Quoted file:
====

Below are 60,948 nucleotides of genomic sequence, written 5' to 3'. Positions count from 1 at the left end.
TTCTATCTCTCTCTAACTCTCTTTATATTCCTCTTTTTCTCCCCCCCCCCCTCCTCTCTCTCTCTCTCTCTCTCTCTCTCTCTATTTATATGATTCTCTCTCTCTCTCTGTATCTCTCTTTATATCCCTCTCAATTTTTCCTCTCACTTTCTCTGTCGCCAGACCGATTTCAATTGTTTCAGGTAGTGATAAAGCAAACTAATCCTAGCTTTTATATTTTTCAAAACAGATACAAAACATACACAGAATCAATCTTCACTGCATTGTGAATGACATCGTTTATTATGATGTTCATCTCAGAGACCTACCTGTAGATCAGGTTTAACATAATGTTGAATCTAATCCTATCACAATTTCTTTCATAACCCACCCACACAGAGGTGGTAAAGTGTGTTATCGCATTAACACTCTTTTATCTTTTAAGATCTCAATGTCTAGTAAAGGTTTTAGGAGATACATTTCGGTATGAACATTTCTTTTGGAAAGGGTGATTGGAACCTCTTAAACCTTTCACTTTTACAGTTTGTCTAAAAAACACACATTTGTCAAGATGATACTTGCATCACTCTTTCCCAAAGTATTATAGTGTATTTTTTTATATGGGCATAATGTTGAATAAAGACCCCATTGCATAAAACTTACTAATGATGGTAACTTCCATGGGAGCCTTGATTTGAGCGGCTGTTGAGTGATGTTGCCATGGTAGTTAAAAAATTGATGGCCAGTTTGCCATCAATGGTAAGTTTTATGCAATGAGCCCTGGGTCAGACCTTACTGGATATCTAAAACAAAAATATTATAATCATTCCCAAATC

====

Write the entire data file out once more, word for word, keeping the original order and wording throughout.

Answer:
Below are 60,948 nucleotides of genomic sequence, written 5' to 3'. Positions count from 1 at the left end.
TTCTATCTCTCTCTAACTCTCTTTATATTCCTCTTTTTCTCCCCCCCCCCCTCCTCTCTCTCTCTCTCTCTCTCTCTCTCTCTATTTATATGATTCTCTCTCTCTCTCTGTATCTCTCTTTATATCCCTCTCAATTTTTCCTCTCACTTTCTCTGTCGCCAGACCGATTTCAATTGTTTCAGGTAGTGATAAAGCAAACTAATCCTAGCTTTTATATTTTTCAAAACAGATACAAAACATACACAGAATCAATCTTCACTGCATTGTGAATGACATCGTTTATTATGATGTTCATCTCAGAGACCTACCTGTAGATCAGGTTTAACATAATGTTGAATCTAATCCTATCACAATTTCTTTCATAACCCACCCACACAGAGGTGGTAAAGTGTGTTATCGCATTAACACTCTTTTATCTTTTAAGATCTCAATGTCTAGTAAAGGTTTTAGGAGATACATTTCGGTATGAACATTTCTTTTGGAAAGGGTGATTGGAACCTCTTAAACCTTTCACTTTTACAGTTTGTCTAAAAAACACACATTTGTCAAGATGATACTTGCATCACTCTTTCCCAAAGTATTATAGTGTATTTTTTTATATGGGCATAATGTTGAATAAAGACCCCATTGCATAAAACTTACTAATGATGGTAACTTCCATGGGAGCCTTGATTTGAGCGGCTGTTGAGTGATGTTGCCATGGTAGTTAAAAAATTGATGGCCAGTTTGCCATCAATGGTAAGTTTTATGCAATGAGCCCTGGGTCAGACCTTACTGGATATCTAAAACAAAAATATTATAATCATTCCCAAATC